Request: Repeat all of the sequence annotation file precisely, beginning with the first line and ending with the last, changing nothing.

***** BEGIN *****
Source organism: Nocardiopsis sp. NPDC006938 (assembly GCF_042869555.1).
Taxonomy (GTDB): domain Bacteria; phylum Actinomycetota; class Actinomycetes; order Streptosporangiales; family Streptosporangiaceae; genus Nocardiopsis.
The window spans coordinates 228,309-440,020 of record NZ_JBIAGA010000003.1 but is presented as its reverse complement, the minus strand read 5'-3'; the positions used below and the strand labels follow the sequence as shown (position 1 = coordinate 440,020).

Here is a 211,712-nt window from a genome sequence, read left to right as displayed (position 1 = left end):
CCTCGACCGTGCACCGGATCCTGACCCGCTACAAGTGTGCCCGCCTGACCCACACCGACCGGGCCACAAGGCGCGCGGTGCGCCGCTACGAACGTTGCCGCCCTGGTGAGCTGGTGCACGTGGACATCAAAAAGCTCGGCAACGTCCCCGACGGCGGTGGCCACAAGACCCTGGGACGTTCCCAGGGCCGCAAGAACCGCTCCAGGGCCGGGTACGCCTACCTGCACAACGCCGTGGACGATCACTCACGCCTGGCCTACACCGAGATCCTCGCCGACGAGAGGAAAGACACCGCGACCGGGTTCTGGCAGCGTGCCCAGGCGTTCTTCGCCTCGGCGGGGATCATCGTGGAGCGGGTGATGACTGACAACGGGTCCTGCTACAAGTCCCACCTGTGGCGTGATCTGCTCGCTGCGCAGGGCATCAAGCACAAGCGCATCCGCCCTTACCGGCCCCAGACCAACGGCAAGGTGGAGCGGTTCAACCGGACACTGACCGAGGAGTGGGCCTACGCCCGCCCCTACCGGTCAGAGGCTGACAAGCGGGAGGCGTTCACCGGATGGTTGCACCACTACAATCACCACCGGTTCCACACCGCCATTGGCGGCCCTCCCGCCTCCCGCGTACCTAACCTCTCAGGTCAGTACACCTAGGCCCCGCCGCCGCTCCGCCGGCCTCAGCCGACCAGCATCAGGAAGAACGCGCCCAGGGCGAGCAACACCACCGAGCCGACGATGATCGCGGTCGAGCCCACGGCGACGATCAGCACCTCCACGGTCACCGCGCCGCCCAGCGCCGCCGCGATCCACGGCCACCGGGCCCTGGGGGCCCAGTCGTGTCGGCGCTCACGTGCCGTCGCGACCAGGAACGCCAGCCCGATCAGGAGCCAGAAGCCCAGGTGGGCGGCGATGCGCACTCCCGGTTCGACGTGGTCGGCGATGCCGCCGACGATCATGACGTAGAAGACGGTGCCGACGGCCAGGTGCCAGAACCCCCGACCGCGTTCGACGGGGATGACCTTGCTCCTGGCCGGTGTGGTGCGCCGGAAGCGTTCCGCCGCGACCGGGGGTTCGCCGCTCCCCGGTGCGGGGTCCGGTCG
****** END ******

Source organism: Nocardiopsis sp. NPDC006938 (assembly GCF_042869555.1).
Taxonomy (GTDB): domain Bacteria; phylum Actinomycetota; class Actinomycetes; order Streptosporangiales; family Streptosporangiaceae; genus Nocardiopsis.
The window spans coordinates 228,309-440,020 of record NZ_JBIAGA010000003.1 but is presented as its reverse complement, the minus strand read 5'-3'; the positions used below and the strand labels follow the sequence as shown (position 1 = coordinate 440,020).

Here is a 211,712-nt window from a genome sequence, read left to right as displayed (position 1 = left end):
CCTCGACCGTGCACCGGATCCTGACCCGCTACAAGTGTGCCCGCCTGACCCACACCGACCGGGCCACAAGGCGCGCGGTGCGCCGCTACGAACGTTGCCGCCCTGGTGAGCTGGTGCACGTGGACATCAAAAAGCTCGGCAACGTCCCCGACGGCGGTGGCCACAAGACCCTGGGACGTTCCCAGGGCCGCAAGAACCGCTCCAGGGCCGGGTACGCCTACCTGCACAACGCCGTGGACGATCACTCACGCCTGGCCTACACCGAGATCCTCGCCGACGAGAGGAAAGACACCGCGACCGGGTTCTGGCAGCGTGCCCAGGCGTTCTTCGCCTCGGCGGGGATCATCGTGGAGCGGGTGATGACTGACAACGGGTCCTGCTACAAGTCCCACCTGTGGCGTGATCTGCTCGCTGCGCAGGGCATCAAGCACAAGCGCATCCGCCCTTACCGGCCCCAGACCAACGGCAAGGTGGAGCGGTTCAACCGGACACTGACCGAGGAGTGGGCCTACGCCCGCCCCTACCGGTCAGAGGCTGACAAGCGGGAGGCGTTCACCGGATGGTTGCACCACTACAATCACCACCGGTTCCACACCGCCATTGGCGGCCCTCCCGCCTCCCGCGTACCTAACCTCTCAGGTCAGTACACCTAGGCCCCGCCGCCGCTCCGCCGGCCTCAGCCGACCAGCATCAGGAAGAACGCGCCCAGGGCGAGCAACACCACCGAGCCGACGATGATCGCGGTCGAGCCCACGGCGACGATCAGCACCTCCACGGTCACCGCGCCGCCCAGCGCCGCCGCGATCCACGGCCACCGGGCCCTGGGGGCCCAGTCGTGTCGGCGCTCACGTGCCGTCGCGACCAGGAACGCCAGCCCGATCAGGAGCCAGAAGCCCAGGTGGGCGGCGATGCGCACTCCCGGTTCGACGTGGTCGGCGATGCCGCCGACGATCATGACGTAGAAGACGGTGCCGACGGCCAGGTGCCAGAACCCCCGACCGCGTTCGACGGGGATGACCTTGCTCCTGGCCGGTGTGGTGCGCCGGAAGCGTTCCGCCGCGACCGGGGGTTCGCCGCTCCCCGGTGCGGGGTCCGGTCG